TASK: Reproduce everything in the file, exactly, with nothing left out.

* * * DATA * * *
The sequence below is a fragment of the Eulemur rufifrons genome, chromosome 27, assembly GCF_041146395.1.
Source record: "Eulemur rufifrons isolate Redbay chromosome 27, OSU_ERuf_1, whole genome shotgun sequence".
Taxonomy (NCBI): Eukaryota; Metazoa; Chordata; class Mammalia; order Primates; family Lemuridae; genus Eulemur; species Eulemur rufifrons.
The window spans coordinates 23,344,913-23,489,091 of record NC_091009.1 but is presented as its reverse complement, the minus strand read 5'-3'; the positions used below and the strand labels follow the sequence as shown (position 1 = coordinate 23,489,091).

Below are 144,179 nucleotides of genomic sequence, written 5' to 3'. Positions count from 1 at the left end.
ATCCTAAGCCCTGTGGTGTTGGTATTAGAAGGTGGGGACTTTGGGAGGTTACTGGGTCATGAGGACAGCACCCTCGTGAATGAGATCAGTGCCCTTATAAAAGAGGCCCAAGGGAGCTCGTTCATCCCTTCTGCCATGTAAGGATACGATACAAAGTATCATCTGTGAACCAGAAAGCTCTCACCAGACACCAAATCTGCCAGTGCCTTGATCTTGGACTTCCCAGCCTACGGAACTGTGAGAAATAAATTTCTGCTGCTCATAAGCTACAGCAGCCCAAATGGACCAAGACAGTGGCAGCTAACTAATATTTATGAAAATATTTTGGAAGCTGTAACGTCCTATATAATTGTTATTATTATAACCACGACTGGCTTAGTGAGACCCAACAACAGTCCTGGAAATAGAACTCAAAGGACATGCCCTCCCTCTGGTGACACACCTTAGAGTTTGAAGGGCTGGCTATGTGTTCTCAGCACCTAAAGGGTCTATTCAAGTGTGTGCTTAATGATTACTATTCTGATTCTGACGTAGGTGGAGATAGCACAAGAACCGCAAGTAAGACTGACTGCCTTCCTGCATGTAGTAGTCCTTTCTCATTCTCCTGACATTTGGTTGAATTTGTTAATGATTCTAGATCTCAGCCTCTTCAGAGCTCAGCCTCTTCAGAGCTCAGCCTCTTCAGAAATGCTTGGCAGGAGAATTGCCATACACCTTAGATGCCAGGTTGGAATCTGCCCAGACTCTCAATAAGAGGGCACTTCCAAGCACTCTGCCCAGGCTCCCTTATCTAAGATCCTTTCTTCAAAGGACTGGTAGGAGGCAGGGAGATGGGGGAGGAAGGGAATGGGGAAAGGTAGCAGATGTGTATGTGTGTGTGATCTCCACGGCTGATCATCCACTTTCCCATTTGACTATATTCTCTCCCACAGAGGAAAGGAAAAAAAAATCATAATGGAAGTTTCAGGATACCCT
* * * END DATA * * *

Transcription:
The sequence below is a fragment of the Eulemur rufifrons genome, chromosome 27, assembly GCF_041146395.1.
Source record: "Eulemur rufifrons isolate Redbay chromosome 27, OSU_ERuf_1, whole genome shotgun sequence".
Taxonomy (NCBI): Eukaryota; Metazoa; Chordata; class Mammalia; order Primates; family Lemuridae; genus Eulemur; species Eulemur rufifrons.
The window spans coordinates 23,344,913-23,489,091 of record NC_091009.1 but is presented as its reverse complement, the minus strand read 5'-3'; the positions used below and the strand labels follow the sequence as shown (position 1 = coordinate 23,489,091).

Below are 144,179 nucleotides of genomic sequence, written 5' to 3'. Positions count from 1 at the left end.
ATCCTAAGCCCTGTGGTGTTGGTATTAGAAGGTGGGGACTTTGGGAGGTTACTGGGTCATGAGGACAGCACCCTCGTGAATGAGATCAGTGCCCTTATAAAAGAGGCCCAAGGGAGCTCGTTCATCCCTTCTGCCATGTAAGGATACGATACAAAGTATCATCTGTGAACCAGAAAGCTCTCACCAGACACCAAATCTGCCAGTGCCTTGATCTTGGACTTCCCAGCCTACGGAACTGTGAGAAATAAATTTCTGCTGCTCATAAGCTACAGCAGCCCAAATGGACCAAGACAGTGGCAGCTAACTAATATTTATGAAAATATTTTGGAAGCTGTAACGTCCTATATAATTGTTATTATTATAACCACGACTGGCTTAGTGAGACCCAACAACAGTCCTGGAAATAGAACTCAAAGGACATGCCCTCCCTCTGGTGACACACCTTAGAGTTTGAAGGGCTGGCTATGTGTTCTCAGCACCTAAAGGGTCTATTCAAGTGTGTGCTTAATGATTACTATTCTGATTCTGACGTAGGTGGAGATAGCACAAGAACCGCAAGTAAGACTGACTGCCTTCCTGCATGTAGTAGTCCTTTCTCATTCTCCTGACATTTGGTTGAATTTGTTAATGATTCTAGATCTCAGCCTCTTCAGAGCTCAGCCTCTTCAGAGCTCAGCCTCTTCAGAAATGCTTGGCAGGAGAATTGCCATACACCTTAGATGCCAGGTTGGAATCTGCCCAGACTCTCAATAAGAGGGCACTTCCAAGCACTCTGCCCAGGCTCCCTTATCTAAGATCCTTTCTTCAAAGGACTGGTAGGAGGCAGGGAGATGGGGGAGGAAGGGAATGGGGAAAGGTAGCAGATGTGTATGTGTGTGTGATCTCCACGGCTGATCATCCACTTTCCCATTTGACTATATTCTCTCCCACAGAGGAAAGGAAAAAAAAATCATAATGGAAGTTTCAGGATACCCT